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Windows 7: Short passwords 'hopelessly inadequate', say boffins

22 Aug 2010   #31
Airbot

Windows 7 Ultimate x64 SP1
 
 

Keepass is a safe password manger.


My System SpecsSystem Spec
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22 Aug 2010   #32
Barman58

Windows 10 Pro x64 x2 Windows 10 Enterprise x64, Ubuntu
 
 

Quote   Quote: Originally Posted by Tepid View Post
Quote   Quote: Originally Posted by EnNajmy View Post
These are some useful websites related to passwords :

1- Password Strength Checker
This website tells you how strong your password is with a detailed and easy to understand analysis .

2- How Secure Is My Password ?
This website tells the estimated time it would take to crack your password

I hope you like them
Regards
EnNajmy

Just a general note. I would not trust any website,, none, with typing in my passwords too.

You can download KeePass and get enough information about the strength of your password without sending any sensitive information across the web like that.

and it will save and protect it as well so you don't lose it and it's not out in the open.

I would not use the FF one, but KeePass I am not leary of.
The only way I would use a website check is to use a generic password template that is similar to the one I wish to check, (even shifting each charater up or down by one character), basically the same number of characters and mix of character types as the actual password to check.

Quote   Quote: Originally Posted by Airbot View Post
Keepass is a safe password manger.
I have used Keepass at times but even then make sure that the password database at a minimum is stored on a USB key or preferably use the portable version of keepass from a USB stick
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27 Aug 2010   #33
Darician

Windows 7 Ultimate x64 SP1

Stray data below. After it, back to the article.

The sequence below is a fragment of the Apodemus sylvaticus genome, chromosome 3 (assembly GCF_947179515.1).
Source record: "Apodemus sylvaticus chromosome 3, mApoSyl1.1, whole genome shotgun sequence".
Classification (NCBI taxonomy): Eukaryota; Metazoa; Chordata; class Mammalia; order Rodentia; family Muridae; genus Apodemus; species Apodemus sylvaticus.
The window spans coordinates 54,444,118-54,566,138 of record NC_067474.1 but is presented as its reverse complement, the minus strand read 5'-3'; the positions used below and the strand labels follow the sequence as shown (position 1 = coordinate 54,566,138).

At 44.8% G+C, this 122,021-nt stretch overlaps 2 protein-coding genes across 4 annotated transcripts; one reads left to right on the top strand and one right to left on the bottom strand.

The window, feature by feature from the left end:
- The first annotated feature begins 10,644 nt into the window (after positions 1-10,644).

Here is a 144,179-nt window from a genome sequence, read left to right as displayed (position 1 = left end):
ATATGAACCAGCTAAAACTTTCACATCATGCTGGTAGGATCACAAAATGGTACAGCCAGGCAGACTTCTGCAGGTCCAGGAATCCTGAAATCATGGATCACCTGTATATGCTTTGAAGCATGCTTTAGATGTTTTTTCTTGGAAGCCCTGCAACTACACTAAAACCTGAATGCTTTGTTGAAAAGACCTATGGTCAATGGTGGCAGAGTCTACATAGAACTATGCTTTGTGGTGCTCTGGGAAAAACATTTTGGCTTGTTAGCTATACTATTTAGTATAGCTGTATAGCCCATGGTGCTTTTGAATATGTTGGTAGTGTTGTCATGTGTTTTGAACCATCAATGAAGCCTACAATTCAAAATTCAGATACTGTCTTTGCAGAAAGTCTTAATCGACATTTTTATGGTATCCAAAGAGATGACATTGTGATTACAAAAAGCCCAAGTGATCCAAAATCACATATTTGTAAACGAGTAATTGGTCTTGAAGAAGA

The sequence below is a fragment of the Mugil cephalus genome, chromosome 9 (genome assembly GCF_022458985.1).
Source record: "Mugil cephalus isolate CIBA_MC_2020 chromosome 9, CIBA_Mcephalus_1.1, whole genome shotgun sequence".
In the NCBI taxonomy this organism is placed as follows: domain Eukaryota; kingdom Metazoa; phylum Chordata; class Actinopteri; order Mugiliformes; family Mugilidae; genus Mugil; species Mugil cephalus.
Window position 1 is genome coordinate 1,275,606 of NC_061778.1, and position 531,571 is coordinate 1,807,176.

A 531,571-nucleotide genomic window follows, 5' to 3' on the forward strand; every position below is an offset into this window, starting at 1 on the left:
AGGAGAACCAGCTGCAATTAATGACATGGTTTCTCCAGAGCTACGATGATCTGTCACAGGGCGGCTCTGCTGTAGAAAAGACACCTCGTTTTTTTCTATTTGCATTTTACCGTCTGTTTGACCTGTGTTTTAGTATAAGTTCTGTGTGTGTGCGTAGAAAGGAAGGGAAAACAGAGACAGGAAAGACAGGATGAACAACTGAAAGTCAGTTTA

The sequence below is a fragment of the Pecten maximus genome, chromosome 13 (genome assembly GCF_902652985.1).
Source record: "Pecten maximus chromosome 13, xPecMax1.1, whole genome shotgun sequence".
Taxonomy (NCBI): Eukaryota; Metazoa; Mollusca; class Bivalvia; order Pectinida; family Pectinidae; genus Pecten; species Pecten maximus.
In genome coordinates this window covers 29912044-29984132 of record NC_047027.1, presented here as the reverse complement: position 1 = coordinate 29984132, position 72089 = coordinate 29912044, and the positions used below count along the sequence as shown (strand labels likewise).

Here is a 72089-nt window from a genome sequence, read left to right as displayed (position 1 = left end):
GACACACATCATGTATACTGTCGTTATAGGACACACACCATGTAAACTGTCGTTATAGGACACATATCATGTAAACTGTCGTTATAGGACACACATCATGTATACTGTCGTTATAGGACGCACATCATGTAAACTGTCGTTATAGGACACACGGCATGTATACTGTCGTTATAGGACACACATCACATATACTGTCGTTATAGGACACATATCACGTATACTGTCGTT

Working in tech support, we do support for a couple of companies. One thing I loathe is the 45/90 day password reset cycle. Every time it happens, a bunch of users e-mail and call in moaning and whining and complaining about having to change their passwords. The number one common question I get "Can't I just use the same password I had before?" Especially when supporting overseas (I'm in the US) users, it only gets worse. Luckily in most cases, we can set the same password they had before.

Is it a security risk? Of course it is. But if we don't, I know that all they're going to do is write it down on a post-it note and put it right on their monitor thereby negating the point of forcing them to change their password. As much as I want to be security conscious, I've been working tech support long enough that I've really stopped caring. It's like the company I used to work for who before laying us off, about a month before, they came up with a completely inane policy of requiring at least a 12 character password with an uppercase, lowercase, number, and special character in it. I remember walking around that day finding about at least 10 people who had post-it notes with their password written on their monitors. I just looked around and thought "hmm...somehow I saw that coming."